This is a simple truth which needs grasping at the outset if you’re looking to profit from content marketing. No-one is looking for a sales pitch. Many businesses adopt an approach which seems to work on the philosophy that they have a captive audience. On the web, this is never the case.
If all you are doing is trying to sell to people, you are offering nothing of value. It doesn’t matter how good your products or services are, the modern, internet-savvy individual is closed-off to sales pitches by default because if they paid attention to all the promotional content they came across on the web, they’d never get anything done.
If all you’re doing is selling, you have no audience
What you should be looking to do instead is to erode people’s mental defences so that they are actually willing to listen and consider the benefits of what you have to offer.
You do this by building trust and you build trust through offering something useful. Sales pitches aren’t useful to the reader – they are only beneficial to the seller. Content which informs, instructs or entertains, however, serves a purpose for both parties.
Once you have people onside, they will be more inclined to listen to you. But a word of warning here – don’t fritter away the trust you have built by reverting to a blunt, alienating sales approach. This will only undo all the work you have already put in.
Instead, you should be looking to camouflage your advertising. Drip feed it to people within a greater volume of content which is useful to them and they will take in more than they ever would were you to try and present them with all the information at once.
Contrast these two scenarios:
You walk in to buy something and the sales assistant is on you in an instant. Rather than listening to your specific needs, they simply list the features and benefits of the product in question, bombarding you with information, much of which is irrelevant. It is a wearying experience and while you may emerge with what you came for, you will need a very good reason to revisit the shop in question.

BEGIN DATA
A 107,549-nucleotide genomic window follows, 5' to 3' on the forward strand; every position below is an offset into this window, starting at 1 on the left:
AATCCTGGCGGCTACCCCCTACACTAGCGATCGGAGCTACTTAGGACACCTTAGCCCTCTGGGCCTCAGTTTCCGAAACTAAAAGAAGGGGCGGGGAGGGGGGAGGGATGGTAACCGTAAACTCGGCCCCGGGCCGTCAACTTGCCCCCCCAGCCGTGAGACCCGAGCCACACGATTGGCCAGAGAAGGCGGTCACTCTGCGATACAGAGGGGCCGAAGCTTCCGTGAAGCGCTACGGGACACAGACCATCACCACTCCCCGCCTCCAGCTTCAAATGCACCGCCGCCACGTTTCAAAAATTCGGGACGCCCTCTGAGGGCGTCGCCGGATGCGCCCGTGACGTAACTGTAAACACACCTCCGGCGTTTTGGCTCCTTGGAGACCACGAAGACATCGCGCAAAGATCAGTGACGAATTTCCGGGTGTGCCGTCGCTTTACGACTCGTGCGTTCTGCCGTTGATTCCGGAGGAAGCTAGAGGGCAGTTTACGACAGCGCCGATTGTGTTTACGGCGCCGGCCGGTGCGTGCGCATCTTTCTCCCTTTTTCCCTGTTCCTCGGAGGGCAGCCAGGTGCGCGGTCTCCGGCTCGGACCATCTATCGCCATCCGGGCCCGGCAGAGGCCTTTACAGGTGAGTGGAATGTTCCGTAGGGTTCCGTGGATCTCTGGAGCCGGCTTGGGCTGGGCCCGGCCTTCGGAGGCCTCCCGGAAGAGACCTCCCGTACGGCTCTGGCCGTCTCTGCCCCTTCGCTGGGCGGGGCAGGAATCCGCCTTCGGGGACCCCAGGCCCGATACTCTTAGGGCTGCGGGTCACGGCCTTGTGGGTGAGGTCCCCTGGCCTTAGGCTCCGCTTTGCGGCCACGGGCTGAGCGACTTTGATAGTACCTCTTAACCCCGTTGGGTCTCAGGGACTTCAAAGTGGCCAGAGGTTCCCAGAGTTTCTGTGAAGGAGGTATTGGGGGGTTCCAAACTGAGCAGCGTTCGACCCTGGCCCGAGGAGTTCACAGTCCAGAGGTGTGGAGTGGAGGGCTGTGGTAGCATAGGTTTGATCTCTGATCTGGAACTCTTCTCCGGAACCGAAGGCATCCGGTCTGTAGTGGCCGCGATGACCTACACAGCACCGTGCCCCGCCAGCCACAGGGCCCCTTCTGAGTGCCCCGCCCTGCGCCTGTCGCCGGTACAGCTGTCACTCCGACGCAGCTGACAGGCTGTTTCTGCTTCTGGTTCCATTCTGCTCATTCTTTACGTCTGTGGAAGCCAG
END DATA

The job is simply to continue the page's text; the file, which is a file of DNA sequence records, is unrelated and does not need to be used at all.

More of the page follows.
The shop assistant asks what you are looking for and listens to your needs. They make recommendations, highlighting the strengths and weaknesses of different products and they attempt to find exactly what is right for you. Even if they don’t ultimate have what you are looking for, it has still been a valuable experience and you are therefore likely to return.
Welcoming potential customers
The online world is no different. If a website repeatedly gives you the hard sell, you have no real reason to visit and if you don’t visit, you won’t be buying anything.
It’s about balance. You don’t have just the one shot at making a sale, so don’t act like that’s the case. You can build desire for your products and services over time and then when you actually try to make a sale, people will be that much more responsive.
Web content is a great way of offering real value to anyone visiting your site because in the long-term it saves you time. If customers repeatedly ask the same question about something you sell, you don’t have to address the issue with each of them. Instead, you can tackle it once via a blog post and then anyone who has the same concerns can read it and hopefully have their fears allayed.